In this edition
Careers at AMSA
AMSA is looking for individuals who are passionate about helping us achieve our vision of safe and clean seas, saving lives. It’s important and rewarding work and you can join us to play your part.
Click here to see a list of current vacancies, including two Senior Naval Architect positions.
You can also subscribe for AMSA job alerts by clicking here.
Audits and application assessments
AMSA audits accredited marine surveyors to ensure the processes set out in the National Law–Marine Surveyors Accreditation Guidance Manual (SAGM), Marine Order 503 and the Marine Safety (Domestic Commercial Vessel) National Law Regulation 2013 (the Regulations) are followed correctly.
In December 2022, AMSA received a complaint from the owner of a 1D vessel regarding deficiencies identified during an out of water survey.
AMSA commenced an audit and requested a list of pending deficiencies from the surveyor, as well as the applicable standards and rules related to the deficiencies.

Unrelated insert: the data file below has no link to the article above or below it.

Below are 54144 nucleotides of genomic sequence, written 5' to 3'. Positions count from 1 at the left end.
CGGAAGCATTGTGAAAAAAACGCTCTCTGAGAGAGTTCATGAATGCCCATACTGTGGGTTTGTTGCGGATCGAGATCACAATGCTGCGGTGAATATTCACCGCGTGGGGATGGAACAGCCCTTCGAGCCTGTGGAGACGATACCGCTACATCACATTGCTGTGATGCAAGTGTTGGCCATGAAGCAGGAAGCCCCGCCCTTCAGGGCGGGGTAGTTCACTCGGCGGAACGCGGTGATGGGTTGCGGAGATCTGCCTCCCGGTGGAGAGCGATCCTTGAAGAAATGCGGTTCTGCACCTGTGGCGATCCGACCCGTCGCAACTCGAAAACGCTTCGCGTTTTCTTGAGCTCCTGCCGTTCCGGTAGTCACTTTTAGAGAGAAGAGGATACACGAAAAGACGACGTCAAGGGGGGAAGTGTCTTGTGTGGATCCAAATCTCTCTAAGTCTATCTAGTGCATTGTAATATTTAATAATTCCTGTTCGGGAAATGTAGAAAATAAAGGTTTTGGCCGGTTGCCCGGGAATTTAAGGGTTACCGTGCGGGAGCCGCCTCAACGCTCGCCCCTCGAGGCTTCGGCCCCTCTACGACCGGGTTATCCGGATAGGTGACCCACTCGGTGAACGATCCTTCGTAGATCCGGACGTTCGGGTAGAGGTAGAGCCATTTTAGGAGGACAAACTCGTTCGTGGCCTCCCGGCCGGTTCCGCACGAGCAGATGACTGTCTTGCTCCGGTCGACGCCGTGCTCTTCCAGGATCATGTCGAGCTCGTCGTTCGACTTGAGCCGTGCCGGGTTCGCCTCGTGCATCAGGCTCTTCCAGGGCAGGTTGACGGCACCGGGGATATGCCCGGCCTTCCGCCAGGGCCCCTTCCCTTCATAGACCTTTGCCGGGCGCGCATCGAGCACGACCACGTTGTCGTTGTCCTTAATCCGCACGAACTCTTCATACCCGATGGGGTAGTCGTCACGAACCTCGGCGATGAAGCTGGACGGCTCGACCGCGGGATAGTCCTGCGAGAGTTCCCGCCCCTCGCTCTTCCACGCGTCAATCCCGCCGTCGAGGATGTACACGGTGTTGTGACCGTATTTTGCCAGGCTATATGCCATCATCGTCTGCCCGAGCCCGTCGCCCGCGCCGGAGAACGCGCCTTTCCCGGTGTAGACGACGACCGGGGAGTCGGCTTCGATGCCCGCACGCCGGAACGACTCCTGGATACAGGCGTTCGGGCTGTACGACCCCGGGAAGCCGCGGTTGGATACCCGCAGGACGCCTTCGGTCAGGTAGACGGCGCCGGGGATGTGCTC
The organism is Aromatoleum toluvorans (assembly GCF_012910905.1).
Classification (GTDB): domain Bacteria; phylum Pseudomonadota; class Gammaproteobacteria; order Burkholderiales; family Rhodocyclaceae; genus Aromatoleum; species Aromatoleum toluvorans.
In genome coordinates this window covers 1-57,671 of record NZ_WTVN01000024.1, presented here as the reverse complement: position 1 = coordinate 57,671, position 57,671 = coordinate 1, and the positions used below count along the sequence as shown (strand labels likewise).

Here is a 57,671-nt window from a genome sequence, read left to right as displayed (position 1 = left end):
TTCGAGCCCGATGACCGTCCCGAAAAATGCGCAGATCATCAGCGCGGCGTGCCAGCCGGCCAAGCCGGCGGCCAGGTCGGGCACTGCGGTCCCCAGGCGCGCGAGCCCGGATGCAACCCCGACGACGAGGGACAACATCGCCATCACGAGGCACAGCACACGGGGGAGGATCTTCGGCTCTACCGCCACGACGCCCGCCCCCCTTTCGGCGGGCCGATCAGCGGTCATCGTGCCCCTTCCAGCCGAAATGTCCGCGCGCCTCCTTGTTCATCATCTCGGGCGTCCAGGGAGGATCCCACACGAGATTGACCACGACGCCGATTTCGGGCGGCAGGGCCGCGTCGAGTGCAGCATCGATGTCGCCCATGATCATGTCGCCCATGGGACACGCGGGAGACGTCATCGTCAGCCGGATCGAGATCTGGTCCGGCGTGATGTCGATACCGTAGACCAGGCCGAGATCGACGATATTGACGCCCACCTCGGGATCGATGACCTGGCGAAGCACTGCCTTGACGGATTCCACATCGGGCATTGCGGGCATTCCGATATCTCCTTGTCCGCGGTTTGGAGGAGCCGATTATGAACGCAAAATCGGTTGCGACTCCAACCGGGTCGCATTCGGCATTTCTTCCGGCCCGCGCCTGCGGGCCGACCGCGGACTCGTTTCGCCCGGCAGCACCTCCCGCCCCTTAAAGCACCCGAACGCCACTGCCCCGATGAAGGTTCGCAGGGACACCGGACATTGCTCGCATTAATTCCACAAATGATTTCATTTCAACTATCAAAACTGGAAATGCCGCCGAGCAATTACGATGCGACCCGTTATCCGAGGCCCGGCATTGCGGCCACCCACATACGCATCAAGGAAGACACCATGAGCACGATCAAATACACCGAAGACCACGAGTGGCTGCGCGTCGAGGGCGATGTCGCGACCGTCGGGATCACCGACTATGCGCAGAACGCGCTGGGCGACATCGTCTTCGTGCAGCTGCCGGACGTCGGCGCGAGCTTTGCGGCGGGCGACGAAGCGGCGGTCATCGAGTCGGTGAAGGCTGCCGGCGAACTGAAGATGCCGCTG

AMSA found the standards applied for the deficiencies were not applicable for the vessel as per Section 7 of Marine Order 503. The surveyor also failed to follow the relevant process for disputed deficiencies as outlined in SAGM Part 2 Chapter 2.9.4.
The surveyor was issued a counselling letter for contravention of conditions of accreditation.
Draft Instruction to Surveyors now available - 10 yearly internal inspections
AMSA has developed a draft Instruction to Surveyors (ITS) which outlines the processes and acceptable options for internal hull, fuel tank cofferdam, and foam buoyancy inspections required by SAGM Part 2 for a 10-year renewal survey.